Top 5 Tips on How to File For Bankruptcy in Australia

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Many Australian’s have only really contemplated bankruptcy when playing a game of Monopoly with their friends! Despite this, there are around 13,000 people that file for bankruptcy each year in Australia. It’s astonishing how quickly individuals can go from experiencing a balanced financial position to grappling a mountain of debt. In most cases, events such as loss of employment, divorce, or unplanned medical expenses will spark serious financial complications within just a couple of months. In lieu of wrestling with these debts for years and ignoring the elephant in the room, it’s much better to cut your losses and seek financial help as soon as possible.

A short time ago, the Australian Government proposed changes to bankruptcy laws that reduce the bankruptcy time frame from three years to 1 year. If this bill is passed, it will have a powerful effect on the stigma linked with bankruptcy and the financial implications that bankrupts will experience in the future. While lots of individuals understand the idea of bankruptcy, lots of folks wouldn’t know where to start if they decided that declaring bankruptcy is the best solution for them. To offer some insight, here are the top 5 tips on how to file for bankruptcy in Australia.

  1. Seek guidance from a registered bankruptcy trustee

If you’ve made up your mind that bankruptcy is the best solution for you, always talk to a registered bankruptcy trustee before making any concrete decisions. There is a tremendous difference between a firm that charges you to file for bankruptcy and a legitimately registered bankruptcy trustee firm. In most cases, bankruptcy firms are not the same as registered bankruptcy trustee firms, so make sure you get the right advice the first time so you can make the best financial decision. The right advice will not only assist you with your decision-making, but also put you in the best position to make a full recovery after you have been discharged.

  1. Download the forms required to file for bankruptcy

If you’ve made the decision that bankruptcy is the best decision for your individual scenario, there are two sets of documents that you will need to complete in order to file for bankruptcy:

  • The Debtor’s Petition, which is a 3 page document (click on this link to download: https://www.afsa.gov.au/insolvency/how-we-can-help/forms-list/debtors-petition).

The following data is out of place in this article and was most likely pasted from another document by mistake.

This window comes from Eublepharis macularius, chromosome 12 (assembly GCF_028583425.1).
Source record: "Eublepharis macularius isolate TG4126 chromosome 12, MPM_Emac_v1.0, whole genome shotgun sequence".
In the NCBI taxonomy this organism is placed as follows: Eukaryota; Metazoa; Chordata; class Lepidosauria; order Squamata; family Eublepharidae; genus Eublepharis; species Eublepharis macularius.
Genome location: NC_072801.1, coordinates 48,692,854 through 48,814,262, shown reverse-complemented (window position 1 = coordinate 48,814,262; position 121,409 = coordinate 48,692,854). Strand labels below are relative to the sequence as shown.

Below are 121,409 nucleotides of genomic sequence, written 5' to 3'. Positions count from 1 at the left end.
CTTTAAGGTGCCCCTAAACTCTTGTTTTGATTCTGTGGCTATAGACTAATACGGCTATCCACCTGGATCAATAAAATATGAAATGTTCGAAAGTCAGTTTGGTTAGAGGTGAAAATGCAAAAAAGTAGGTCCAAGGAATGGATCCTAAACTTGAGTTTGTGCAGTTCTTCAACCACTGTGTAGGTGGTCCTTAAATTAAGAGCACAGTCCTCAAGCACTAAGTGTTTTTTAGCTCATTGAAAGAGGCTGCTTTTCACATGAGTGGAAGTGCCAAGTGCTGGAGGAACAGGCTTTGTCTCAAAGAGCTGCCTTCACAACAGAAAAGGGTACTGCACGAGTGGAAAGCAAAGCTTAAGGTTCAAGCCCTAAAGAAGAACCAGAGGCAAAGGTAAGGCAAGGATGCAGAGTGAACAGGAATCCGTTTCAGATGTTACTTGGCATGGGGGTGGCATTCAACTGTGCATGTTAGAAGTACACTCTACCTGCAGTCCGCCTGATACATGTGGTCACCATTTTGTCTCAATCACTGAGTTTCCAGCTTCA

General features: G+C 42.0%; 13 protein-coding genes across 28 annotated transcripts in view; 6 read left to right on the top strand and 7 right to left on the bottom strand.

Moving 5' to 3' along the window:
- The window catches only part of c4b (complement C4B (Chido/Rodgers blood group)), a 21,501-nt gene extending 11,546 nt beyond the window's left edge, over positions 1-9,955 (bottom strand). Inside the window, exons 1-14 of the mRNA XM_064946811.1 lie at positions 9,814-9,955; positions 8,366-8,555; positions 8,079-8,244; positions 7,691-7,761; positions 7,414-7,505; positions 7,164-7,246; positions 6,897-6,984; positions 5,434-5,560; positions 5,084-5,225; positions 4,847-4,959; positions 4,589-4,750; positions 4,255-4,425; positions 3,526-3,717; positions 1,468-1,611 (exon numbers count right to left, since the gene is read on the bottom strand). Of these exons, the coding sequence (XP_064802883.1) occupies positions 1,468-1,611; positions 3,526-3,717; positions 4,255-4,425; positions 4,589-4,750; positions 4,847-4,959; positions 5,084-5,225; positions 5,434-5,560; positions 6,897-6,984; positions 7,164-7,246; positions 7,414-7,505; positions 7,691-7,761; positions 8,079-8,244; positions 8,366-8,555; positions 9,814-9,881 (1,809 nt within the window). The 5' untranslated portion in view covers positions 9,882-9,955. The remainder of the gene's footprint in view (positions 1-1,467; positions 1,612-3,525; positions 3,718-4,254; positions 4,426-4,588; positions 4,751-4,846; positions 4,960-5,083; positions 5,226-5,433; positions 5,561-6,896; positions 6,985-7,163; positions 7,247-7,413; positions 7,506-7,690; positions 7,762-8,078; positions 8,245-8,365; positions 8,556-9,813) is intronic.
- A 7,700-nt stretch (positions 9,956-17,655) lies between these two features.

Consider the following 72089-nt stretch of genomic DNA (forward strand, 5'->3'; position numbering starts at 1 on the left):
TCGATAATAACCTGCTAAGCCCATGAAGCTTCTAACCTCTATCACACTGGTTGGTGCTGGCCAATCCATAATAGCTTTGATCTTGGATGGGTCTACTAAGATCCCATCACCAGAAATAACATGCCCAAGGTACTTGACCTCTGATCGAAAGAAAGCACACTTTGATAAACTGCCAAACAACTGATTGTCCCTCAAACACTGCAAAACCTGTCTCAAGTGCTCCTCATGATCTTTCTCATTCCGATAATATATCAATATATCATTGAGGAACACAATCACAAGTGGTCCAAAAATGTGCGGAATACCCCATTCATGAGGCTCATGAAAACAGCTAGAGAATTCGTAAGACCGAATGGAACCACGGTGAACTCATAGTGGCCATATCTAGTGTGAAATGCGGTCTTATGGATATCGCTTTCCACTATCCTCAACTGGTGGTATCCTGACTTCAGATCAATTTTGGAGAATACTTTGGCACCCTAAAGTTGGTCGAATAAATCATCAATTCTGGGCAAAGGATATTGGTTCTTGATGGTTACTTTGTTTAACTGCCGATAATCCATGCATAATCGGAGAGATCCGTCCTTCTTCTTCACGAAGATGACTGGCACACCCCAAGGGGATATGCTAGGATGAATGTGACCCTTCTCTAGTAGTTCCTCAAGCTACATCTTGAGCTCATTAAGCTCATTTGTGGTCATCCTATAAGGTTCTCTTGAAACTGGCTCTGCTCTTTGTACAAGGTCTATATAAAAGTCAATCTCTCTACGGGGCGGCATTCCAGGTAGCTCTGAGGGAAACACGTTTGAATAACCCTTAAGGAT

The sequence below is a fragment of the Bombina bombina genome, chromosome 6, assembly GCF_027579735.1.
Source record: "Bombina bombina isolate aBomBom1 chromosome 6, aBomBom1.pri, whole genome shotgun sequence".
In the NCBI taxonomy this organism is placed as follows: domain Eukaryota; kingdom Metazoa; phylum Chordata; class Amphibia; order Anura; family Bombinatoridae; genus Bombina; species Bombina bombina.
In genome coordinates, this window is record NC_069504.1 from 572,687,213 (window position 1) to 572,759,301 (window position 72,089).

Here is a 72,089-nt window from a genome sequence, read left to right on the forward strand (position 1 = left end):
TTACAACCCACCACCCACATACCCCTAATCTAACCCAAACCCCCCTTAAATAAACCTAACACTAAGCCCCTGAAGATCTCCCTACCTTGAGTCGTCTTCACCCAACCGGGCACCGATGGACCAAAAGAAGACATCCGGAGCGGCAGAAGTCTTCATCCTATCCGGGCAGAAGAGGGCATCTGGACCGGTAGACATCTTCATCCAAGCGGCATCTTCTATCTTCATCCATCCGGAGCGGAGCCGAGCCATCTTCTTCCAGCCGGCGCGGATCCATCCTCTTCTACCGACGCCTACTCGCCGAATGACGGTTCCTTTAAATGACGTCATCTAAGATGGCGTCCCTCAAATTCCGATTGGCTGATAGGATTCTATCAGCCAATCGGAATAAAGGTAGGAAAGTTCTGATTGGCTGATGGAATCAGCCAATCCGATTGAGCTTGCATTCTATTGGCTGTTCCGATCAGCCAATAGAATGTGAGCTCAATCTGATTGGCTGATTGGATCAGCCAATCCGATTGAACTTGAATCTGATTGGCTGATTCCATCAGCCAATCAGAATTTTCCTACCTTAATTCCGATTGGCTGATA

• The Statement of Affairs, which is a 25 page document (click on this link to download: https://www.afsa.gov.au/insolvency/how-we-can-help/forms-list/statement-affairs).
  1. Compile your supporting documents.

In almost all bankruptcy cases, individuals have to offer evidence that their claims are correct by supplying numerous supporting documents. Usually, this will include the following:.

  •  Income statements and personal tax returns
  •  Company tax returns (if you are a company owner)
  •  Centrelink benefits statement (if appropriate)
  •  Formal child support notices
  •  Any family law orders
  •  Any court orders
  •  Wills of any deceased estate of which you are the beneficiary
  •  All transaction statements from transferred assets over the last 5 years

It is very important to note that failing to provide accurate information or any effort to hide information that would normally be relevant to your bankruptcy proceedings is a severe offence that is punishable in a criminal court.

  1. Complete the bankruptcy paperwork.

You must reply to every question in your bankruptcy paperwork accurately and truthfully to ensure it gets processed successfully. It is imperative that you include the address details of all your lenders in the secured and unsecured sections of the bankruptcy paperwork. In the Debtor’s Petition, you’ll need to present at the very least two types of ID. If you’re unsure of which forms of ID are acceptable, check the AFSA website (https://www.afsa.gov.au). If you don’t have enough space when responding to any questions, simply print out another copy of that page and use it to fill in additional details. At the same time, be careful to include all assets sold in the last 5 years in question 33.

  1. Submit your bankruptcy paperwork.

Before you lodge your bankruptcy paperwork, check the date to ensure you are submitting it within 28 days of you signing it. At Bankruptcy Advice Perth, we understand that all the paperwork can be a bit difficult, so if you have any inquiries regarding your any of your answers, it’s best to call us on 1300 879 867 to ensure you get it right the first time. Alternatively, visit our website for additional information: www.bankruptcy-advice.com.au/perth.

 

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